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Andrea Mrozek: The serious problem of excluding private care in Canada’s child-care system 

Commentary

When the Senate considered Bill C-35, An Act respecting Early Learning and Child Care in Canada, they heard from close to 60 witnesses. The resulting Senate committee report was a mere six paragraphs. Its last sentence points to what is an ongoing thorn in the side of achieving a child-care system of any kind, let alone one that is accessible, affordable, and high quality. 

“Your committee recommends that the agreements with provinces and territories…focus on providing funding to create a high quality public early learning and child care system,” wrote Committee Chair Ratna Omidvar (emphasis mine).

In other words, the report questions the continued inclusion of private child care.

Statistics Canada says of the families using non-parental care, only about a third use the type of child care the federal-provincial $10-a-day agreements fund. Consider also the many families providing care for their own kids, foregoing additional wages whilst Canadians earning $180,000 annually gain access to subsidies for licensed daycare spaces. 

Frankly, Canada’s national daycare system excludes many more Canadians than it includes. Statistics Canada data tells us that whether a child care is public, not-for-profit, or private does not register when parents make child-care choices. Parents simply expect lowered fees. 

Yet hostility to all forms of private care is embedded in every child-care agreement across Canada. Alberta’s agreement is more punitive than British Columbia’s, which is surprising, given the Alberta-federal agreement in 2021 was heralded as achieving a victory for private child care. 

Of course, Alberta’s agreement pays lip service to private care. However, the same agreement removes the freedom for private care to flourish. There’s the “cost-control framework” and a government-mandated “For-Profit Expansion Plan.” Neither concept meshes with entrepreneurs’ realities. In a November 29, 2023, Ministry of Child and Family Services town hall for child-care operators, Assistant Deputy Minister in Children and Family Services Joni Brodziak clarified that up to 85 percent of spaces must be in “facility-based care,” not family day homes. That’s a high level of state intervention.  

While all child-care providers face hurdles in transitioning to the new system, government mismanagement creates an acute problem for smaller private providers. Krystal Churcher operates a preschool in Fort McMurray and a child-care centre in Calgary. She also started the Association of Alberta Childcare Entrepreneurs, an advocacy group representing owner-operators. “Smaller centres,” Churcher told the Senate in October 2023, “lack the financial reserves or cash flow to sustain the demands placed upon them by the agreement. Unlike larger centres, they struggle to serve as unpaid financial agents as required under the current terms.”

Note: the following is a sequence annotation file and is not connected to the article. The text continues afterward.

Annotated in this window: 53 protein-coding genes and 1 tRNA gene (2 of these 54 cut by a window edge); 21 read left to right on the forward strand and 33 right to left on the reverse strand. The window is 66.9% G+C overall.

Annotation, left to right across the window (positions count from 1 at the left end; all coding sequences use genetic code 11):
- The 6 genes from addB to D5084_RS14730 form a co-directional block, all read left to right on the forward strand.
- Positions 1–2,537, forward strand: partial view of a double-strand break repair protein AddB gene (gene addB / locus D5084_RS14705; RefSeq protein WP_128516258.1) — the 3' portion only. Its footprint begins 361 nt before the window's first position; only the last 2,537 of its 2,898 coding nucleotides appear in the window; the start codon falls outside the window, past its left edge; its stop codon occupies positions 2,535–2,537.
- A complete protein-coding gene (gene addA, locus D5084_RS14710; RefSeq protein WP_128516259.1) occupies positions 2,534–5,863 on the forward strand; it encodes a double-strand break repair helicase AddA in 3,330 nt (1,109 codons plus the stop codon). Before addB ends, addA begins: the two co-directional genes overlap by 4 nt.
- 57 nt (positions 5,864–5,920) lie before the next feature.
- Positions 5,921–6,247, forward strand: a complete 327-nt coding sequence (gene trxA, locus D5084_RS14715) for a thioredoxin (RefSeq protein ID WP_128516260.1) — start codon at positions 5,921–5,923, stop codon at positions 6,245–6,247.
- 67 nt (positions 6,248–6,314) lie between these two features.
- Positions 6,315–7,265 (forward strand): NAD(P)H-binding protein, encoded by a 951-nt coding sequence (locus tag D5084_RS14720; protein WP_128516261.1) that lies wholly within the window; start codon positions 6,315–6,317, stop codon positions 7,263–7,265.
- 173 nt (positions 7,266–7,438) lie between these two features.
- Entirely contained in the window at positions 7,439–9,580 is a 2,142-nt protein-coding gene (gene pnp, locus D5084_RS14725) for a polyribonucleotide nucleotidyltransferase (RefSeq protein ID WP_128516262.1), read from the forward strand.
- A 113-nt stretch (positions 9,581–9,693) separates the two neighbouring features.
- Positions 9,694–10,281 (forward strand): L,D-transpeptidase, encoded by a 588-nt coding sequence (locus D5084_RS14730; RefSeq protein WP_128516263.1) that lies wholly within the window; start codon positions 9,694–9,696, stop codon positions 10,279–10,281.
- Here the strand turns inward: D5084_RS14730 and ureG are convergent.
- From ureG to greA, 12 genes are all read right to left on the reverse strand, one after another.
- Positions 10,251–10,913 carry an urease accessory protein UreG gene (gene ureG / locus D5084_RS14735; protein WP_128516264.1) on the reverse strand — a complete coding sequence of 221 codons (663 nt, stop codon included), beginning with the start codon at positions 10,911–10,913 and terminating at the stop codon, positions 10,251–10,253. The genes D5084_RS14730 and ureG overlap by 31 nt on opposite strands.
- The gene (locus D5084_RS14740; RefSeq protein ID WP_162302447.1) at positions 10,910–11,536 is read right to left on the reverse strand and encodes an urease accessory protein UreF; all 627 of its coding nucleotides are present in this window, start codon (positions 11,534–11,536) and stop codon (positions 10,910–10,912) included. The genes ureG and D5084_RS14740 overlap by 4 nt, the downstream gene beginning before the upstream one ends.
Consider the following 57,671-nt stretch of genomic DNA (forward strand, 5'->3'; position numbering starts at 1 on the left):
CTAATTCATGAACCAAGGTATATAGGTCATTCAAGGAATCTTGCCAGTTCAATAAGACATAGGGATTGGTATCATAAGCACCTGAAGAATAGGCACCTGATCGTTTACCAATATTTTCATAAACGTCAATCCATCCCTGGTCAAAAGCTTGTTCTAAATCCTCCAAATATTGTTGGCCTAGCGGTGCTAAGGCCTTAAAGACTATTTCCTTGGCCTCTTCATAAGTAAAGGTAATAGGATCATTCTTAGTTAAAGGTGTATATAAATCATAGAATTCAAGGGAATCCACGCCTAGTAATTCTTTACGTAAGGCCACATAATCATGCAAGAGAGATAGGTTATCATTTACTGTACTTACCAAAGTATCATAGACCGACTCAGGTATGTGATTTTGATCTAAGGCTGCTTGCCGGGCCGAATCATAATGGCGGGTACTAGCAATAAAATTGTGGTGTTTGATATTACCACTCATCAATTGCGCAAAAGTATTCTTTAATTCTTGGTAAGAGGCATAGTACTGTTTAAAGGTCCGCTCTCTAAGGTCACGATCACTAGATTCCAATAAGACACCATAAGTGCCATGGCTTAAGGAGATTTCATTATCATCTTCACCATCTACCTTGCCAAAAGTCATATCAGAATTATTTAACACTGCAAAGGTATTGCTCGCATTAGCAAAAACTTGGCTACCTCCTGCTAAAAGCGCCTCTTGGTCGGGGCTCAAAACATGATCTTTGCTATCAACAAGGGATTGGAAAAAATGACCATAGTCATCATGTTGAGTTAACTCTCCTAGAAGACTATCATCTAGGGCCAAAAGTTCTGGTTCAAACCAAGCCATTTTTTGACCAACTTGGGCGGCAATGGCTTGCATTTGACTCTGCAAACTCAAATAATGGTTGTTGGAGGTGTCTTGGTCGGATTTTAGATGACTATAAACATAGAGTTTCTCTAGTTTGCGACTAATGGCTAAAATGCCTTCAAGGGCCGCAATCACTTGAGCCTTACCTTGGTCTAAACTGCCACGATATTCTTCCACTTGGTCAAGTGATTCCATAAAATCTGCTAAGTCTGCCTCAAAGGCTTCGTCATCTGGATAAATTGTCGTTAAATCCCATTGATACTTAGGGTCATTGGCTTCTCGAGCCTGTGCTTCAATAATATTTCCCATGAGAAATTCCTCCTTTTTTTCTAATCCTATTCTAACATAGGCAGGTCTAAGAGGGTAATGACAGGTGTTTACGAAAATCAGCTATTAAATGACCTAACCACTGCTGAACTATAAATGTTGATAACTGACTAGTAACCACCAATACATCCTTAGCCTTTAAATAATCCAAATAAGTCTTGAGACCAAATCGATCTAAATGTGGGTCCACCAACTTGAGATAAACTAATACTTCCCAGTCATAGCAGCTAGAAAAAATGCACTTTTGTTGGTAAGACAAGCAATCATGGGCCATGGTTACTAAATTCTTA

The usual rationale for prioritizing not-for-profit care is its supposed superior quality. However, given government’s assault on the ability to own or expand a private centre, for-profits are now becoming not-for-profit. So, the same owners offer the same service under a different model. One provider who preferred anonymity said, “They lease back their furniture. They contract out their kitchens. They contract out their transportation… Some of them contract out their ECE staff.” 

Christine Pasmore runs Wee Care, a private centre in Grand Prairie. Any further expansion she undertakes will be not-for-profit. “I hold reservations about the government providing adequate funding to ensure the delivery of quality childcare services,” she explains. “Opting for a not-for-profit model offers us the flexibility to engage in fundraising, such as raffles and casinos, which can bridge financial gaps and support our commitment to quality childcare.” Bridging shortfalls is quite a far cry from “profiting” off “public resources,” the oft-cited concern in committee testimony on Parliament Hill. 

No matter the type of child care she starts, Pasmore points to government ineptitude. “It’s been a difficult process to get the grants. There’s a lot of back and forth where the government does not even understand its own process. A real lack of understanding that things cost money. And that there are real people behind this.”

When for-profit centres simply become not-for-profits, it undermines the reigning orthodoxy in child-care research, which is that not-for-profit child care is of higher quality. But that doesn’t stand up to greater scrutiny.